Russia and Eurasia Publications
Interview with Vera Peshkova, Galina Starovoitova Research Scholar, and Researcher, Institute of Sociology, Russian Academy of Sciences. Kennan Institute project “The Role of Immigrant Infrastructure in the Migrants' Integration and the City Space Transformation (on the Case of "Ethnic" Cafes in Moscow).”
The Transatlantic Academy is seeking candidates to serve as resident Fellows from September 2015 – June 2016 to examine the research theme “Russia and the West.” A joint project of the German Marshall Fund of the United States (GMF), the ZEIT-Stiftung Ebelin und Gerd Bucerius, the Robert Bosch Stiftung, the Fritz Thyssen Stiftung, and the Lynde and Harry Bradley Foundation, the Transatlantic Academy is located at the GMF office in Washington, DC. Each year, the Academy brings together scholars from Europe and North America to work on a single set of issues facing the transatlantic community. The Academy is an interdisciplinary institution which is open to all social science disciplines, the humanities, and the natural sciences.
IDS State of the Debate Report: Russia is unique among emerging donors for being a ‘re-emerging’ donor: the Soviet Union was one of the largest donor countries in the world, and Russia’s period as an aid recipient was relatively brief. Russian development cooperation is driven by key security and economic priorities, as well as resulting from commitments made to multilateral organisations.
Report from the July 1 launch of the Wilson Center’s Regional and Global Energy Series featuring former US Ambassador to Russia and Bulgaria John Beyrle, former NSC Senior Director for Russia, Ukraine and Eurasia (and former US Ambassador to Kazakhstan and Georgia) William Courtney, IHS Energy’s Director, Russian and Caspian Energy (and book co-author) Julia Nanay, and State Department International Energy Coordinator, former NSC Senior Director and former US Ambassador to Ukraine and Mexico, Carlos Pascual, who explored with Jan Kalicki and David Goldwyn the energy and broader dimensions of relations with Russia and Ukraine.
“Immigrants aren't rushing to Moscow in search of opportunity”—President Obama recently stated in an interview with The Economist, while making a larger point about Russia’s receding role in the world. While much of his commentary on the overall state of affairs in Russia was accurate, his comments on a lack of immigrants in Moscow revealed a blind spot in his view of global-migration movements—immigrants have been rushing to Moscow for the last twenty years, and not only to Moscow, but to cities all over Russia.
Corporate raiding in Ukraine is a widely discussed and reported problem that severely damages investment and economic development, prospects for European integration, and the welfare of ordinary people. Yet the phenomenon of raiding itself is only poorly understood, often either dismissed as inseparable from the country's broader problem of endemic corruption, or imputed to powerful and shadowy raiders thought to be immune from defensive measures by private businesses. The author's field research in Ukraine sheds light on the history, causes and methodologies of raiding, as well as on the costs and consequences of raiding for Ukraine's further development.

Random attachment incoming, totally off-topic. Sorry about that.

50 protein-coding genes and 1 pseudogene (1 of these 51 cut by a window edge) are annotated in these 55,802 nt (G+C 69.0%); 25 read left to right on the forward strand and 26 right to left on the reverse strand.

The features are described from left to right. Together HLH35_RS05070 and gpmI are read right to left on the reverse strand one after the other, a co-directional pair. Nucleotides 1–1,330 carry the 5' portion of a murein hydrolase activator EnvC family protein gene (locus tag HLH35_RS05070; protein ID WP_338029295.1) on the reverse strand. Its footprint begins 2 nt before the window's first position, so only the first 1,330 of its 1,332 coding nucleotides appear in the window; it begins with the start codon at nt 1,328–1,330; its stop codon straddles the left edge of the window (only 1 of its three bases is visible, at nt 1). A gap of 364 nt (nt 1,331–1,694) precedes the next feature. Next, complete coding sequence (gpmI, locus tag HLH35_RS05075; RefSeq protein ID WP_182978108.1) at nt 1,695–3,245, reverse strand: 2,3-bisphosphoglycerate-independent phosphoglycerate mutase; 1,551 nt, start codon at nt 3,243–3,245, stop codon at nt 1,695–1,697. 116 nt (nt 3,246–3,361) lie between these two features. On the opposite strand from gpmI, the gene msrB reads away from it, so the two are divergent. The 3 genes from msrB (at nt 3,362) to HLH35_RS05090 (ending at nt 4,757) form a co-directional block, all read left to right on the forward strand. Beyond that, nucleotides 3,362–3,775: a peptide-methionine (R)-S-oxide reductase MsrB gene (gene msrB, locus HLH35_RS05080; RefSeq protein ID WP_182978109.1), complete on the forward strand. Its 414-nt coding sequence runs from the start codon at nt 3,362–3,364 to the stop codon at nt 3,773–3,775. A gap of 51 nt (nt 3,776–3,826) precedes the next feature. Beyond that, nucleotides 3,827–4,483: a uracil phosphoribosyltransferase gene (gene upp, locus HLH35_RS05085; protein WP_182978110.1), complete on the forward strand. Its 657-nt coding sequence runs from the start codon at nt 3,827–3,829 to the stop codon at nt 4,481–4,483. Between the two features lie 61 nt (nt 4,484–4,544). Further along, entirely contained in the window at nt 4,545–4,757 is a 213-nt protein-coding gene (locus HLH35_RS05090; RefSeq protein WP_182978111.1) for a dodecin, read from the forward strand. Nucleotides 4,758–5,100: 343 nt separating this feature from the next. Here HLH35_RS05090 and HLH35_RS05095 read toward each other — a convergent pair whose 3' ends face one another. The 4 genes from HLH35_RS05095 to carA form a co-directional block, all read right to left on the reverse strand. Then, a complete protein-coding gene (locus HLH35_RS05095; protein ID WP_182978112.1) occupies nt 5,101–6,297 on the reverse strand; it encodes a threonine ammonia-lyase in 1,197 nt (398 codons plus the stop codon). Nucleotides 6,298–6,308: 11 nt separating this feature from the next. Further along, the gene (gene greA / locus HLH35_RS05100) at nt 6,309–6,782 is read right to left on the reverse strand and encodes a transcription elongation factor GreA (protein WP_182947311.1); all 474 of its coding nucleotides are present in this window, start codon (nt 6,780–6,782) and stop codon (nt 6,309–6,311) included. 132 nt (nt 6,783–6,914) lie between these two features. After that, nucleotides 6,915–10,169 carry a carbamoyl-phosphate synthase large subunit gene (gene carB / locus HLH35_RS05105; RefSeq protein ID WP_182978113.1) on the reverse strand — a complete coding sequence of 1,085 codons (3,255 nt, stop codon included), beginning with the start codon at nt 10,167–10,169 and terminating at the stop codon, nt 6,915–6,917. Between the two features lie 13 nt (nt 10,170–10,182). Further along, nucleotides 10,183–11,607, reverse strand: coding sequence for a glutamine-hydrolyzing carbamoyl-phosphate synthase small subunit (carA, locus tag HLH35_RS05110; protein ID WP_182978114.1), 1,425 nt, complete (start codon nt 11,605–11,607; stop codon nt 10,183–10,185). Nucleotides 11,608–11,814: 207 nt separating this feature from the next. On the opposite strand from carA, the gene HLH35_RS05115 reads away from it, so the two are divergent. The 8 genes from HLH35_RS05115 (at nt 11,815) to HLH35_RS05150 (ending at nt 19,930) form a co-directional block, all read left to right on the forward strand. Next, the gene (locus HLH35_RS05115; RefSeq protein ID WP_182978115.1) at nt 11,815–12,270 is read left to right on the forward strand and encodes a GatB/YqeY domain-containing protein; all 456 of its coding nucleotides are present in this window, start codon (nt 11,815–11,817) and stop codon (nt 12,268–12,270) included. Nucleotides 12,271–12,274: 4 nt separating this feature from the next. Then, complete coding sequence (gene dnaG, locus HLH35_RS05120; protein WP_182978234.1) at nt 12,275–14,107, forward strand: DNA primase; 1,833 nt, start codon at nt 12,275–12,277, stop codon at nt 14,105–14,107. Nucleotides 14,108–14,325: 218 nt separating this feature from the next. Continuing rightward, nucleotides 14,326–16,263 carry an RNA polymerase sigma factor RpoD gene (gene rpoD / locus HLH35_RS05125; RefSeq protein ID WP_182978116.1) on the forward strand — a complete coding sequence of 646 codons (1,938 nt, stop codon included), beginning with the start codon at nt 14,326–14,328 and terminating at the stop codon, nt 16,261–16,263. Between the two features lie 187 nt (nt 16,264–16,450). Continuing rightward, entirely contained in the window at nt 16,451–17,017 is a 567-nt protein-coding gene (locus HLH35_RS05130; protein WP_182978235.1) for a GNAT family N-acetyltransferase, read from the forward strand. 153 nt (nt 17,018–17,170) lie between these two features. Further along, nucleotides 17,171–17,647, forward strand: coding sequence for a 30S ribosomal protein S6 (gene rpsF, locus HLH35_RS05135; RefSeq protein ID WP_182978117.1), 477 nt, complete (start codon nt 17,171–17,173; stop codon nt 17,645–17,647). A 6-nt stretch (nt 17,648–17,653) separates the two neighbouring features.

Summary from the July 15, 2014 lecture by Kennan Kyiv Office Director, Dr. Yaroslav Pylynskyi, on the best way forward for Ukraine.
In CWIHP e-Dossier No. 50, Péter Vámos addresses the controversy over the Chinese role in the Soviet invasion of Hungary in 1956. Using documents from the Chinese Foreign Ministry Archive in Beijing, Vámos argues that the official Chinese position was a distortion of actual events.
Blurred Identities, Slow Responses, and “Banks vs Tanks” Strategies: The Reasons and Prospects for Ukraine’s Crimean CrisisApr 08, 2014
Why was Ukraine so powerless in the occupation and annexation of Crimea? Ukrainians themselves have to find the answers to this question in order to find solutions to the occupation of the peninsula. The comments below discuss the reasons for Ukraine’s vulnerability in its relations with Russia and also examine the ways in which Ukraine should strengthen its sovereignty and ability to protect its statehood.
A strong state encompasses a whole spectrum of institutions for conflict prevention and management (formal and informal and at the local and national levels). If the state is institutionally weak and illegitimate, conflict will likely occur since the institutional constraints on aggressive predatory behavior are also weak or do not exist at all. The recent conflict in Ukraine illustrates this clearly.